Consistency of Sentence Intelligibility Across Difficult Listening Situations

Healy, Eric W.; Montgomery, Allen A.
August 2006
Journal of Speech, Language & Hearing Research;Aug2006, Vol. 49 Issue 4, p823
Academic Journal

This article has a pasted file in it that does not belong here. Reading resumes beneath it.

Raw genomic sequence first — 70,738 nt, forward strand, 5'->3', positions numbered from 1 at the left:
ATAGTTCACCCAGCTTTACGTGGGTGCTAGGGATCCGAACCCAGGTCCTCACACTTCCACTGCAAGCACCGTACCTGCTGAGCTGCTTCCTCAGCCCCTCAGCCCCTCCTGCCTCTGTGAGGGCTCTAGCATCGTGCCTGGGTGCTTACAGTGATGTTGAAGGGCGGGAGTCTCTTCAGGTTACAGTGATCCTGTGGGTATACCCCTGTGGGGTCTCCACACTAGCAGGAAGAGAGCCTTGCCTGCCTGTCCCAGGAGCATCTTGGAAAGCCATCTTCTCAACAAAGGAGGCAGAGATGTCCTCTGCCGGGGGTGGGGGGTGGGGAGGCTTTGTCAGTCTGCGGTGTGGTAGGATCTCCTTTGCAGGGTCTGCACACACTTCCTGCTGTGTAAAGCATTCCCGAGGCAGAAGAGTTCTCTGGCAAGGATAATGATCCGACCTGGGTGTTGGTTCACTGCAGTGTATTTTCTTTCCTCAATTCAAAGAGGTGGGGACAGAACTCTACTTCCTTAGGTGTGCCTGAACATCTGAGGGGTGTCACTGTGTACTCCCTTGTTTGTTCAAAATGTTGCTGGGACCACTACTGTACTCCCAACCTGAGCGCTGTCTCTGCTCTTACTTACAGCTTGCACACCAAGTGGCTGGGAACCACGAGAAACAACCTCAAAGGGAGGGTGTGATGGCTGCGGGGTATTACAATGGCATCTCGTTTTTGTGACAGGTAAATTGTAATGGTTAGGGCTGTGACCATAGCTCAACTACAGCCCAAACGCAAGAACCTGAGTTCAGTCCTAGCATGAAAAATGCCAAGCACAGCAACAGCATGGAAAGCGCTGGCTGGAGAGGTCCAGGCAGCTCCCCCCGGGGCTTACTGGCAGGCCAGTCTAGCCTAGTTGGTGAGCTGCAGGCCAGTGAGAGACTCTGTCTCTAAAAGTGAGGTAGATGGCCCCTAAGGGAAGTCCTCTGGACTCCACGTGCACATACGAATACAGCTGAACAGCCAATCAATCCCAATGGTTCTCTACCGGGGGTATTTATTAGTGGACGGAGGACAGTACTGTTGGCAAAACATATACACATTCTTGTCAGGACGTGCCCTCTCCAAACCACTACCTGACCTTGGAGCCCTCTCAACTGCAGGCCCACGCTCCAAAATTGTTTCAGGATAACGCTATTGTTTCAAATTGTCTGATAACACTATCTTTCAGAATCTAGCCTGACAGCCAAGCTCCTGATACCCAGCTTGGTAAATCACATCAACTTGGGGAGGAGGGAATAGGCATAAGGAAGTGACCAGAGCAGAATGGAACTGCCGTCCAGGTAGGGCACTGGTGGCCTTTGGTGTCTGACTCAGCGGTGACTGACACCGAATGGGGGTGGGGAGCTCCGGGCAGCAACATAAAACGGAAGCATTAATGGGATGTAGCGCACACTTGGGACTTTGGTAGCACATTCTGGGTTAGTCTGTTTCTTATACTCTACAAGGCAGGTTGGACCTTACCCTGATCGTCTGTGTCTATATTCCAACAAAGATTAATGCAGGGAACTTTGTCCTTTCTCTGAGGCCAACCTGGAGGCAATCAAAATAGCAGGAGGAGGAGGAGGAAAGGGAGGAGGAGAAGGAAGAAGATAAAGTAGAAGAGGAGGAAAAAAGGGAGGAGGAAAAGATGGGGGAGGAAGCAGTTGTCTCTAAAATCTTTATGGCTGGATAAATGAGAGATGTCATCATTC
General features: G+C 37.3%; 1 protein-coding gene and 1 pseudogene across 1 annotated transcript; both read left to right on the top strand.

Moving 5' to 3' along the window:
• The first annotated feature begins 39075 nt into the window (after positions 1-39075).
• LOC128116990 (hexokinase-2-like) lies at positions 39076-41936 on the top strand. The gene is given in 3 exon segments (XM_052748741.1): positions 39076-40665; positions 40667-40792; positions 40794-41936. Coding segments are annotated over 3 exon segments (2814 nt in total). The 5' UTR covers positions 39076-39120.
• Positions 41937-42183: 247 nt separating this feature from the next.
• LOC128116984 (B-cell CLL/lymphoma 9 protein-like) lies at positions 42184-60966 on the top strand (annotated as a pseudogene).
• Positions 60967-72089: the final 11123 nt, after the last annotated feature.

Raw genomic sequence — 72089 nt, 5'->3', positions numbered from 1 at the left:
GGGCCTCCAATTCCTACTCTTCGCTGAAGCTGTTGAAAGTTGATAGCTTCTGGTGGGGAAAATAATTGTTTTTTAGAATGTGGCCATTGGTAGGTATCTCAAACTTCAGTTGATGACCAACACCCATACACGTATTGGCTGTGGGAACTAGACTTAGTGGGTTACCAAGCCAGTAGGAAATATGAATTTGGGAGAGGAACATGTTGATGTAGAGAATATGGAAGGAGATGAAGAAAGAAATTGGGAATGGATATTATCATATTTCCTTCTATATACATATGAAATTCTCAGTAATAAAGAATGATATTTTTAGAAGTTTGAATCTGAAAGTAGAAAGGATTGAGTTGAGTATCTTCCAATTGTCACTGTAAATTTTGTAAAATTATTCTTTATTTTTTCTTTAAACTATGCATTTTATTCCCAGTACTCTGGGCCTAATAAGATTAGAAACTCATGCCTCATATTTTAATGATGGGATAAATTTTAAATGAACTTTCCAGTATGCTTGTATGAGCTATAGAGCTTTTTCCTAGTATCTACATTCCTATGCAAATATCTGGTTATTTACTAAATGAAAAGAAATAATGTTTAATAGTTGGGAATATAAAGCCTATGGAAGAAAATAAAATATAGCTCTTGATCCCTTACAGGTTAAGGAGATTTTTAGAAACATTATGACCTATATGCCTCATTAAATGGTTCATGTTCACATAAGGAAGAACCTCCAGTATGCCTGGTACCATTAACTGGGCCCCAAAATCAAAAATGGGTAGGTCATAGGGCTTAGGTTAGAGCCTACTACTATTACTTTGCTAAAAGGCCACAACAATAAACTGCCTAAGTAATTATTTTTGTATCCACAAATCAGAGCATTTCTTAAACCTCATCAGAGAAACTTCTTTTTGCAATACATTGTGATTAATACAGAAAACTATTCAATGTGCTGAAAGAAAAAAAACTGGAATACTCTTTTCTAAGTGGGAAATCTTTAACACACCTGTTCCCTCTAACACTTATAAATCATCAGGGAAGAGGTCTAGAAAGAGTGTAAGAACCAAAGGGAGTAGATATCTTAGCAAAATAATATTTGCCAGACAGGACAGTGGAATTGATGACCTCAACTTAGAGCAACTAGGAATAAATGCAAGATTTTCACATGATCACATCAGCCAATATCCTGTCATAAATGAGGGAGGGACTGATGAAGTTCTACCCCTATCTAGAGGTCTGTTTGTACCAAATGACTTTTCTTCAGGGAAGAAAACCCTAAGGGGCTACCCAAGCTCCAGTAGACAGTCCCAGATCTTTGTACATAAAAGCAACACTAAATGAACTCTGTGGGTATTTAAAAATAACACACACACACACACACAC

Purpose: The extent to which a sentence retains its level of spoken intelligibility relative to other sentences in a list under a variety of difficult listening situations was examined. Method: The strength of this sentence effect was studied using the Central Institute for the Deaf Everyday Speech sentences and both generalizability analysis (Experiments 1 and 2) and correlation (Analyses 1 and 2). Results: Experiments 1 and 2 indicated the presence of a prominent sentence effect (substantial variance accounted for) across a large range of group mean intelligibilities (Experiment 1) and different spectral contents (Experiment 2). In Correlation Analysis 1, individual sentence scores were found to be correlated across listeners in each group producing widely ranging levels of performance. The sentence effect accounted for over half of the variance between listener-ability groups. In Correlation Analysis 2, correlations accounted for an average of 42% of the variance across a variety of listening conditions. However, when the auditory data were compared to speech-reading data, the cross-modal correlations were quite low. Conclusions: The stability of relative sentence intelligibility (the sentence effect) appears across a wide range of mean intelligibilities, across different spectral compositions, and across different listener performance levels, but not across sensory modalities.


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